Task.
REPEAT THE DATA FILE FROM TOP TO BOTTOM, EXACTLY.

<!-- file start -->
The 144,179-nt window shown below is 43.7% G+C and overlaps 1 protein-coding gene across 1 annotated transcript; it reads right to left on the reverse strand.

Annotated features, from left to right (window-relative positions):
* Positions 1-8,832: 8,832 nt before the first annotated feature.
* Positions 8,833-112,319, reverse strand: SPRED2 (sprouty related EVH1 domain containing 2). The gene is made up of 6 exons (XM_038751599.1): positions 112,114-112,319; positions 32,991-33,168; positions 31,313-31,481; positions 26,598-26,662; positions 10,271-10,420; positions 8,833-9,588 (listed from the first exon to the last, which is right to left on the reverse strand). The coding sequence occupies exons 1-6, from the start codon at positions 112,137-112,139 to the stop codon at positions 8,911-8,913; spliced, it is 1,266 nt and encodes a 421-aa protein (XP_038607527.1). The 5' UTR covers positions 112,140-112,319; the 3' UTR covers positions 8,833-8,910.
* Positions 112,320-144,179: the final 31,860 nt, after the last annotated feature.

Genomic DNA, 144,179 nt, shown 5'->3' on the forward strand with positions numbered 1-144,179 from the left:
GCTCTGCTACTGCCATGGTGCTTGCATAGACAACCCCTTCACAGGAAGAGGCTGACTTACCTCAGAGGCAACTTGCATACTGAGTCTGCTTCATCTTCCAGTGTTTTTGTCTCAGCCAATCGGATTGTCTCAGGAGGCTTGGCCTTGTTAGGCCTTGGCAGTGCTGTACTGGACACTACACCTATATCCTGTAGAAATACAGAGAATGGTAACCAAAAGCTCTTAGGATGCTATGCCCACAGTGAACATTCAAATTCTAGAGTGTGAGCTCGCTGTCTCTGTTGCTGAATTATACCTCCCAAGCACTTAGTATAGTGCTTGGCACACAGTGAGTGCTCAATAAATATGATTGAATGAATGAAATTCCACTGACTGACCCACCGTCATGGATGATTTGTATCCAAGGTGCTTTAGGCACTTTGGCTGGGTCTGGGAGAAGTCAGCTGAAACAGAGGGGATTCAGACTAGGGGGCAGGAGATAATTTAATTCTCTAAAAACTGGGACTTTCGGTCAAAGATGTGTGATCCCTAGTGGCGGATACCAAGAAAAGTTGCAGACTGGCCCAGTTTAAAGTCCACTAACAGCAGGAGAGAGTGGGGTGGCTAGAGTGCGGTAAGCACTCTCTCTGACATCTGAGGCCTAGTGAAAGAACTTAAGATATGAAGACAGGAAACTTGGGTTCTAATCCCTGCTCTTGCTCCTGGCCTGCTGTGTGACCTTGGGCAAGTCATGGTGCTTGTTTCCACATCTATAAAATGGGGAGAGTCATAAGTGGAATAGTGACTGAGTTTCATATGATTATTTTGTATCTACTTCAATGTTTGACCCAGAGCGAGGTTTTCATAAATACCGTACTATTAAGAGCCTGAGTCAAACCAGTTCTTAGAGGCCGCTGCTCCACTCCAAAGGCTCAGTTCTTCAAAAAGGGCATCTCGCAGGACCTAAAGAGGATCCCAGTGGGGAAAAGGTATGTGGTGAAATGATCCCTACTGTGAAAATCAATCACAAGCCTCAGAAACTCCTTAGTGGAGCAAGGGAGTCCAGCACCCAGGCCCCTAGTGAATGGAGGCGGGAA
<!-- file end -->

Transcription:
The 144,179-nt window shown below is 43.7% G+C and overlaps 1 protein-coding gene across 1 annotated transcript; it reads right to left on the reverse strand.

Annotated features, from left to right (window-relative positions):
* Positions 1-8,832: 8,832 nt before the first annotated feature.
* Positions 8,833-112,319, reverse strand: SPRED2 (sprouty related EVH1 domain containing 2). The gene is made up of 6 exons (XM_038751599.1): positions 112,114-112,319; positions 32,991-33,168; positions 31,313-31,481; positions 26,598-26,662; positions 10,271-10,420; positions 8,833-9,588 (listed from the first exon to the last, which is right to left on the reverse strand). The coding sequence occupies exons 1-6, from the start codon at positions 112,137-112,139 to the stop codon at positions 8,911-8,913; spliced, it is 1,266 nt and encodes a 421-aa protein (XP_038607527.1). The 5' UTR covers positions 112,140-112,319; the 3' UTR covers positions 8,833-8,910.
* Positions 112,320-144,179: the final 31,860 nt, after the last annotated feature.

Genomic DNA, 144,179 nt, shown 5'->3' on the forward strand with positions numbered 1-144,179 from the left:
GCTCTGCTACTGCCATGGTGCTTGCATAGACAACCCCTTCACAGGAAGAGGCTGACTTACCTCAGAGGCAACTTGCATACTGAGTCTGCTTCATCTTCCAGTGTTTTTGTCTCAGCCAATCGGATTGTCTCAGGAGGCTTGGCCTTGTTAGGCCTTGGCAGTGCTGTACTGGACACTACACCTATATCCTGTAGAAATACAGAGAATGGTAACCAAAAGCTCTTAGGATGCTATGCCCACAGTGAACATTCAAATTCTAGAGTGTGAGCTCGCTGTCTCTGTTGCTGAATTATACCTCCCAAGCACTTAGTATAGTGCTTGGCACACAGTGAGTGCTCAATAAATATGATTGAATGAATGAAATTCCACTGACTGACCCACCGTCATGGATGATTTGTATCCAAGGTGCTTTAGGCACTTTGGCTGGGTCTGGGAGAAGTCAGCTGAAACAGAGGGGATTCAGACTAGGGGGCAGGAGATAATTTAATTCTCTAAAAACTGGGACTTTCGGTCAAAGATGTGTGATCCCTAGTGGCGGATACCAAGAAAAGTTGCAGACTGGCCCAGTTTAAAGTCCACTAACAGCAGGAGAGAGTGGGGTGGCTAGAGTGCGGTAAGCACTCTCTCTGACATCTGAGGCCTAGTGAAAGAACTTAAGATATGAAGACAGGAAACTTGGGTTCTAATCCCTGCTCTTGCTCCTGGCCTGCTGTGTGACCTTGGGCAAGTCATGGTGCTTGTTTCCACATCTATAAAATGGGGAGAGTCATAAGTGGAATAGTGACTGAGTTTCATATGATTATTTTGTATCTACTTCAATGTTTGACCCAGAGCGAGGTTTTCATAAATACCGTACTATTAAGAGCCTGAGTCAAACCAGTTCTTAGAGGCCGCTGCTCCACTCCAAAGGCTCAGTTCTTCAAAAAGGGCATCTCGCAGGACCTAAAGAGGATCCCAGTGGGGAAAAGGTATGTGGTGAAATGATCCCTACTGTGAAAATCAATCACAAGCCTCAGAAACTCCTTAGTGGAGCAAGGGAGTCCAGCACCCAGGCCCCTAGTGAATGGAGGCGGGAA